The initial 2019 Discrete Fracture Network (DFN) model developed for the Utah FORGE reservoir was based primarily on data from the vertical pilot well, 58-32, and outcrop data in the nearby mountain range. Updates to the DFN model have been made based on the incorporation of data from two newer wells in the reservoir, the highly deviated injection well, 16A(78)-32, and another deep vertical well, 56-32. This updated 2021 DFN model should be useful to modelers interested in having natural fracture sets for use in simulations such as well hydraulic stimulation, local stress evolution, flow pathway analysis, and thermal breakthrough in proposed injection and production well configurations. Various subsets of both the 2019 and 2021 DFN models are available on the public Geothermal Data Repository (GDR). This presentation highlights what Utah FORGE DFN files are available on the GDR and summarizes the main differences between the 2019 and 2021 models.

This is the 8th forum of the series and is intended to have an open format to present modeling and simulation, both completed and planned, as well as activities being conducted by the Utah FORGE Team.

This webinar has been recorded and is available for viewing.

To follow along with the slides, the pdf of the presentation is available for download HERE

For previous forums and for the upcoming schedule check out the Modeling and Simulation FORUM page

 

 

Modeling and Simulation Forum #7 Recording

Utah FORGE Modeling & Simulation Forum #7


"An Overview of Modeling and Simulation related to Utah FORGE Research Awards"

Presented by: Robert Podgorney (INL)

May 19 , 2021

This presentation discussed planned modeling activities from the teams recently announced as selected for award negotiations from the Utah FORGE Solicitation 2020-1.

This is the 7th forum of the series and is intended to have an open format to present modeling and simulation, both completed and planned, as well as activities being conducted by the Utah FORGE Team.

This webinar has been recorded and is available for viewing.

To follow along with the slides, the pdf of the presentation is available for download HERE

Partner Spotlight — Geo-Energie Suisse

Celebrating its 10th anniversary this year, Geo-Energie Suisse AG (GES) is a Swiss company focused on deep geothermal energy for electricity and heat production. The founding members include municipal utilities and regional energy supply companies from all over Switzerland. Geo-Energie Suisse employs ten people, and it is also supported by numerous external specialists.

The company aims to develop deep EGS projects in crystalline rocks through the use of multi-stage stimulation to increase the permeability of the rock while reducing the seismic risk. Haute-Sorne is the company’s most advanced project in Switzerland. Its setting shows many similarities with the Utah FORGE project, which makes the collaboration with the University of Utah-based team particularly exciting.

Geo-Energie Suisse core competencies reside in seismic risk assessments, seismic monitoring and real time seismic data processing and evaluation. At Utah FORGE, GES intends to test and validate new methods and downhole instruments and bring them to the next level of innovation. GES is also assisting in the design of the seismic monitoring program, as well as conducting numerical analyses of the seismic data.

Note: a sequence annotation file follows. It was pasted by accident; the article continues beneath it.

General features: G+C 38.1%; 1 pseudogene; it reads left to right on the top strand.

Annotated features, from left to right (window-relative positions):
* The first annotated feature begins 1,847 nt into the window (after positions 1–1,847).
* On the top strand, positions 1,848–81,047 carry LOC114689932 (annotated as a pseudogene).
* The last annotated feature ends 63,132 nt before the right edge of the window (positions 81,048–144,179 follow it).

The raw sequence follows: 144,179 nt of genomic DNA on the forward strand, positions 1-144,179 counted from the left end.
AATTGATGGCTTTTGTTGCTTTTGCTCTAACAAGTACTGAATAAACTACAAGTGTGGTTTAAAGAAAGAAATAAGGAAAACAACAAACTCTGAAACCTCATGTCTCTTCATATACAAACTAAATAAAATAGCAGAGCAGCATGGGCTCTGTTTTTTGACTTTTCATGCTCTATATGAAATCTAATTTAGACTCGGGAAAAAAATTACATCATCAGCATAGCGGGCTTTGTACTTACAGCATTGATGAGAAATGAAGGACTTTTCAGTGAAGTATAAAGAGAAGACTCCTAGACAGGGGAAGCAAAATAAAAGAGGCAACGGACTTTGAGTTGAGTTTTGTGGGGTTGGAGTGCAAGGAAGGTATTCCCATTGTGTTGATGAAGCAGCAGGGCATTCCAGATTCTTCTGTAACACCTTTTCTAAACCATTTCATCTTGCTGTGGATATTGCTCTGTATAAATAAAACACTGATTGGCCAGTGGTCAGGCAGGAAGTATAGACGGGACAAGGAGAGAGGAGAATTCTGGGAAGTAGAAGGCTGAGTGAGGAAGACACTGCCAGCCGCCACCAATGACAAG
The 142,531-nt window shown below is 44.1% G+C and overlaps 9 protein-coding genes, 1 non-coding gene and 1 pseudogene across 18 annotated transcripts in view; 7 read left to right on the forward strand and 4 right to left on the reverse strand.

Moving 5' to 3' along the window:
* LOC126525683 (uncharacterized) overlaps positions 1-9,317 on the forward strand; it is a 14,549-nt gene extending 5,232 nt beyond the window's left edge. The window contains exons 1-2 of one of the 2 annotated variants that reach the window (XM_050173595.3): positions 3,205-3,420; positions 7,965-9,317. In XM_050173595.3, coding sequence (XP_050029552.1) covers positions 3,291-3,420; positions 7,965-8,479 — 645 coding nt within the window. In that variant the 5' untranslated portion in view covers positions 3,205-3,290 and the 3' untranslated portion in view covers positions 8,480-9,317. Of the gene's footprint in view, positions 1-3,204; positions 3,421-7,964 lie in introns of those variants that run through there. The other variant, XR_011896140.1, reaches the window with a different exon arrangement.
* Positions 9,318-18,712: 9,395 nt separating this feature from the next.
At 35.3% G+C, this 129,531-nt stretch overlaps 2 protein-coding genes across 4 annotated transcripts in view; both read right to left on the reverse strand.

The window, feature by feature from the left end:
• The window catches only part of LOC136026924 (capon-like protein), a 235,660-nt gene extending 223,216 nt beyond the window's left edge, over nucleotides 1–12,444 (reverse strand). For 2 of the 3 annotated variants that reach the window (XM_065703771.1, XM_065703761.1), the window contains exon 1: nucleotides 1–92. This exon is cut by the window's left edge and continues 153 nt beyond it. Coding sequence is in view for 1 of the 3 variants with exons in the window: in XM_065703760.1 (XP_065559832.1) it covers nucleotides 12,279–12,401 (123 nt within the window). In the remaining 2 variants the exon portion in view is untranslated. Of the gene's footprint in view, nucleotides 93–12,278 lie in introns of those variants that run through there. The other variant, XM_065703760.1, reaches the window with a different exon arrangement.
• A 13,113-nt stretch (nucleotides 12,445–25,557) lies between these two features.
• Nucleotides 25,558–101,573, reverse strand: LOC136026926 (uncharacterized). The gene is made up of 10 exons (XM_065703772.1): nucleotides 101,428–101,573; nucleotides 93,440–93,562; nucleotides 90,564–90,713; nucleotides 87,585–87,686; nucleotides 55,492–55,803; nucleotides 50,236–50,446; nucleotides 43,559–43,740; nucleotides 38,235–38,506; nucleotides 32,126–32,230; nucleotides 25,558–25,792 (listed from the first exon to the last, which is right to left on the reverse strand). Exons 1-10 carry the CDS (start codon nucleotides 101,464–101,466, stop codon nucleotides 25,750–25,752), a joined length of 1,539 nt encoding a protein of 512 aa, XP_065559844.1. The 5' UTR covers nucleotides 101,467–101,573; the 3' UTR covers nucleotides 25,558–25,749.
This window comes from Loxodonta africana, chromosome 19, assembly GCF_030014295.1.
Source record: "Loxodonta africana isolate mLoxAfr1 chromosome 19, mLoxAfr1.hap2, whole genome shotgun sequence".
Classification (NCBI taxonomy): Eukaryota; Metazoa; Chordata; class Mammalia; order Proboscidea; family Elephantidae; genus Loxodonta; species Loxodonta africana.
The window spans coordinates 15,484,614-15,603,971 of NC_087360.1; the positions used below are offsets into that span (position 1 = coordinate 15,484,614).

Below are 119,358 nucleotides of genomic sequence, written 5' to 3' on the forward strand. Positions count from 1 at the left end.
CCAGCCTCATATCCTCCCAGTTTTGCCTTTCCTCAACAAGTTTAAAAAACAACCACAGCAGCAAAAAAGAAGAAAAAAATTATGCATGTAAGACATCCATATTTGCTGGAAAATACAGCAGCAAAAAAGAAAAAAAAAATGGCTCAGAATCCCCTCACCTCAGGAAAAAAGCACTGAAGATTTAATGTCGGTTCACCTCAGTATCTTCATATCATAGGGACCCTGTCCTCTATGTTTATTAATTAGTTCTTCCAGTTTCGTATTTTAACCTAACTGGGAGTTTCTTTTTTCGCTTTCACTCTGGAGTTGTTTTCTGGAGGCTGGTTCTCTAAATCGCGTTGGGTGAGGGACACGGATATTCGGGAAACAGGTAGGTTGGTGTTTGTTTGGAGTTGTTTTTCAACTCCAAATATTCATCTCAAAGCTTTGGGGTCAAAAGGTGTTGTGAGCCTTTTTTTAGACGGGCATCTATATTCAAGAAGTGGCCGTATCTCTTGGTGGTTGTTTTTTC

The figure shows the results of resolution and sensitivity numerical modelling performed by GES to assess the optimal configuration of monitoring boreholes and sensors at Utah FORGE. Section-view (left) and map-view (right) of the monitoring boreholes and the first of two deep, highly deviated wells (16A(78)-32) that will be used to create the reservoir.

At the end of 2020, Geo-Energie Suisse succeeded in obtaining technical proof of its multi-stage stimulation concept. The successful demonstration took place in the Bedretto Underground laboratory for Geosciences and Geoenergy of the ETH Zurich in the Swiss Alps. Innovative sensors, measurement and control techniques were tested for the first time and enabled the observation and control of the hydraulic stimulations. These techniques increase safety when creating geothermal reservoirs in crystalline rock. In addition, a seismicity forecasting method, developed by ETH Zurich, was also successfully implemented in the demonstration project. GES will now validate the findings gained in the Bedretto Laboratory at the Utah FORGE test site in the high-temperature range.

This figure shows the spatial distribution of the microseismicity that occurred in 10 temporally staggered intervals and spatially isolated stimulation zones leading to permanent microcracks in the granite rock.

The stimulations were carried out by Geo-Energie Suisse AG in the Bedretto Laboratory of ETH Zurich in November and December 2020. © Geo-Energie Suisse. More pictures and videos here

The Swiss Federal Office of Energy supports the deep geothermal project in Haute-Sorne and especially the innovations that will substantially reduce the risk of induced seismicity for deep EGS projects. The Swiss, Utah FORGE and the international geothermal industry will be well served by such improvements in safety and the success of future EGS projects.

www.geo-energie.ch/ (French/German)